Sustained Outrage

Water company seeks another delay in PSC probe

water intake

There’s a new filing out this morning in the state Public Service Commission’s general investigation of the January 2014 Freedom Industries chemical spill and the water crisis that followed.

In the new filing, posted here, lawyers for West Virginia American Water Co. are asking the PSC to again delay the commission’s formal hearing into the water company’s handling of the crisis.

Basically, water company lawyers are pointing out that the current PSC hearing dates — Nov. 15-17, 2016 — create a pretty serious conflict with the scheduled start of trial in the “Good case” — the water crisis class-action suit pending in federal court. U.S. District Judge John T. Copenhaver has that trial set to begin on Oct. 25.

The water company lawyers explain:

The Company believes that holding the GI evidentiary hearing during the Good trial will be virtually impossible for the Company and its witnesses to manage, and at the very least will impair and prejudice the Company’s ability to participate attentively and fully in both proceedings. The timing overlap is complete, and extends not only to the November 15-17 evidentiary hearing, which should occur during the fourth week of the Good trial, but to the October 28 pre-trial conference in the GI, at which pre-hearing motions presumably will be argued. The overlap also extends to the deadline for rebuttal testimony on September 1, which will compete for many of the same witness and lawyer resources already committed to preparing for the federal trial.

They outline scheduling concerns for both West Virginia American witnesses — including company President Jeff McIntyre — and attorneys, and conclude:

These actual scheduling conflicts will adversely affect the Company’s participation in both cases to its detriment and prejudice, and they constitute good cause to move the remainder of the GI procedural schedule into 201 7. The Commission should acknowledge the demanding federal court processes facing the Company and make reasonable accommodations to minimize the impact of scheduling constraints. There is no deadline for the Commission’s decision in the GI, and none of the other parties is likely to be prejudiced by an extension of the procedural schedule into 2017.

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Study links gas drilling and asthma

Natural Gas, fracking

A new study out today links natural gas drilling with increased risk of asthma. Here’s the press release from the Journal of the American Medical Association’s Internal Medicine journal:

Residential unconventional natural gas development activity, a process that involves fracking and creates a source of energy used both domestically and internationally, was associated with increased risk of asthma exacerbations in a study of patients with asthma in Pennsylvania.

Asthma is a common chronic disease with nearly 26 million people in the United States with asthma. Outdoor air pollution is recognized as a cause of asthma exacerbations. Unconventional natural gas development (UNGD) has been associated with air quality and community social impacts, such as air pollution from truck traffic and sleep disruption.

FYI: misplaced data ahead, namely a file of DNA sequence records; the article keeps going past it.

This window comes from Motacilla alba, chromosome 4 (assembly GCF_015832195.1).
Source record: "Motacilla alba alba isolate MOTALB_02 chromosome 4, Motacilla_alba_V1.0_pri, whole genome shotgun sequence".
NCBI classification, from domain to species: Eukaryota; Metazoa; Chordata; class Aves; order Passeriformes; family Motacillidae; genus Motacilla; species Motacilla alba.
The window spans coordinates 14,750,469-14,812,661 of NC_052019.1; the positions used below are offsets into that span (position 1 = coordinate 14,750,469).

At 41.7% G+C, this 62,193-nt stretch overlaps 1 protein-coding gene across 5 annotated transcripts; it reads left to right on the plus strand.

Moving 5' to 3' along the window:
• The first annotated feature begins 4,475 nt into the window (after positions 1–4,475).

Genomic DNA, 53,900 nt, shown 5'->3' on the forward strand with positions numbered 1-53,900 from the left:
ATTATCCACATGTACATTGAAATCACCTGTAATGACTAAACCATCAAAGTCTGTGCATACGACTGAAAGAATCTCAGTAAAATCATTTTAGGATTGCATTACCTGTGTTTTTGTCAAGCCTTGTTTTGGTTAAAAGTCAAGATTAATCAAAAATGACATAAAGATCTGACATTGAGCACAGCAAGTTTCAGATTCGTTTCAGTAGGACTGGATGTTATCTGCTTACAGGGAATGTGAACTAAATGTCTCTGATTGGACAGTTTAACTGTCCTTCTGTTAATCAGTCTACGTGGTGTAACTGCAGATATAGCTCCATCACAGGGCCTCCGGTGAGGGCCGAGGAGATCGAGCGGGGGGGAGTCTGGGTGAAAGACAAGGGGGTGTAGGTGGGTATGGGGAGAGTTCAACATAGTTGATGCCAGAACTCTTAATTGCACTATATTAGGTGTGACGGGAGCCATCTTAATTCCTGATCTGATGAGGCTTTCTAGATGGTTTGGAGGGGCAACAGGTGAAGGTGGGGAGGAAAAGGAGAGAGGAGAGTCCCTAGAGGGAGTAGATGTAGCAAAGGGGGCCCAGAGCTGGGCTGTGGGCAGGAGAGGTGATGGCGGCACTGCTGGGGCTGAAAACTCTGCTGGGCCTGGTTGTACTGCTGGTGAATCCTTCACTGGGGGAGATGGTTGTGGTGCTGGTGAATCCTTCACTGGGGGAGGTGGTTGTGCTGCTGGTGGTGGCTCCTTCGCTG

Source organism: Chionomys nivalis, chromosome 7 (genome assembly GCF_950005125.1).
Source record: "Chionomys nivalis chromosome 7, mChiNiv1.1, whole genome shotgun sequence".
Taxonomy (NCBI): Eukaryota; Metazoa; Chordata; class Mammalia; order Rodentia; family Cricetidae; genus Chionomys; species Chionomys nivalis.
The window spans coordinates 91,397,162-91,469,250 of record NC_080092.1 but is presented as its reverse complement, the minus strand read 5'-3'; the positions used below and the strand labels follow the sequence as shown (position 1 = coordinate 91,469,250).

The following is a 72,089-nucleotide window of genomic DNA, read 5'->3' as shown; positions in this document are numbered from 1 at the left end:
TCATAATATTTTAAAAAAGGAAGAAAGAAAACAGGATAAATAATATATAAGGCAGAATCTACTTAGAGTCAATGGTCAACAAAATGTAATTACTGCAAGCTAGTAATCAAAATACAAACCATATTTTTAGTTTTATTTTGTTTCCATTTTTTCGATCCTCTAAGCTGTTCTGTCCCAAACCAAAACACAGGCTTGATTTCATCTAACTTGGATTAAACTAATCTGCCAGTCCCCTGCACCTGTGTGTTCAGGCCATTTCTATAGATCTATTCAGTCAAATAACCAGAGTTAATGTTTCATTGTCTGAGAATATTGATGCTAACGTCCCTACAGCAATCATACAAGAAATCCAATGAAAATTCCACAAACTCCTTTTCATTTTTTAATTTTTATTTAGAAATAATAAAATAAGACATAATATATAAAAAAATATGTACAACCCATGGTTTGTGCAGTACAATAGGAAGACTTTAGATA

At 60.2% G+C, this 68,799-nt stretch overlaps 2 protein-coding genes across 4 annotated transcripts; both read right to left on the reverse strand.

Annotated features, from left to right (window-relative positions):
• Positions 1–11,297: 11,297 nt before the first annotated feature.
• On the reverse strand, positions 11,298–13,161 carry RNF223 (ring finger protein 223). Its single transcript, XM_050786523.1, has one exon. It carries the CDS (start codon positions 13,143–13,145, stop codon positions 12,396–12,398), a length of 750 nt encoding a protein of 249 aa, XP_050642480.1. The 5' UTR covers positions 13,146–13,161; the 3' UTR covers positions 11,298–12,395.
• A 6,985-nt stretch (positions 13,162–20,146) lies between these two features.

Pennsylvania has moved rapidly with UNGD and more than 6,200 wells were drilled between the mid-2000s and 2012.

The release explains:

Brian S. Schwartz, M.D., M.S., of the Johns Hopkins Bloomberg School of Public Health, Baltimore, and coauthors looked at associations between UNGD and asthma exacerbations.

The authors compared patients with asthma with and without exacerbations from 2005 and 2012 who were treated at Pennsylvania’s Geisinger Clinic. The study included 35,508 patients identified in electronic health records.

The authors estimated activity metrics for the four phases of UNGD (pad preparation, drilling, stimulation and production) using the distance from patients’ homes to the wells, well characteristics and the duration of phases.

Between 2005 and 2013, 6,253 unconventional natural gas wells were spudded (the start of drilling) on 2,710 pads; 4,728 wells were stimulated and 3,706 were in production.

The authors identified 20,749 mild (new oral corticosteroid medication order), 1,870 moderate (emergency department visit) and 4,782 severe (hospitalization) asthma exacerbations and matched those to control index dates for comparison.

Patients with asthma in areas with the highest residential UNGD activity had higher risk of the three types of exacerbations compared with those patients in the lowest group of residential activity, according to the study results.

Here’s a link to the study and here’s a story about it that was posted earlier by State Impact.

 

 

 

When Mike Pence came to West Virginia

Indiana Gov. Mike Pence joins Republican presidential candidate Donald Trump at a rally in Westfield, Ind., Tuesday, July 12, 2016. (AP Photo/Michael Conroy)

Indiana Gov. Mike Pence joins Republican presidential candidate Donald Trump at a rally in Westfield, Ind., Tuesday, July 12, 2016. (AP Photo/Michael Conroy)

This is a guest post by the Gazette-Mail’s political writer, David Gutman:

Indiana Gov. Mike Pence, who Donald Trump chose as his vice presidential candidate on Friday, was in Charleston last month to fundraise for state Senate President Bill Cole, the Republican candidate for governor of West Virginia.

Pence’s Charleston visit was not highly publicized. Among media, only the Gazette-Mail and the Associated Press attended.

Pence spoke to about 70 supporters in a hotel ballroom, touting recent conservative changes in Indiana – right-to-work, regulatory reforms and charter schools.

West Virginia Republicans have put similar policies (save for charter schools) into place since taking control of the Legislature in 2014.

But neither Pence nor the Cole campaign were eager to talk about what Pence was best known for (before becoming a vice-presidential candidate) — passing a controversial “religious freedom” law, another policy that state Republicans would like to mimic.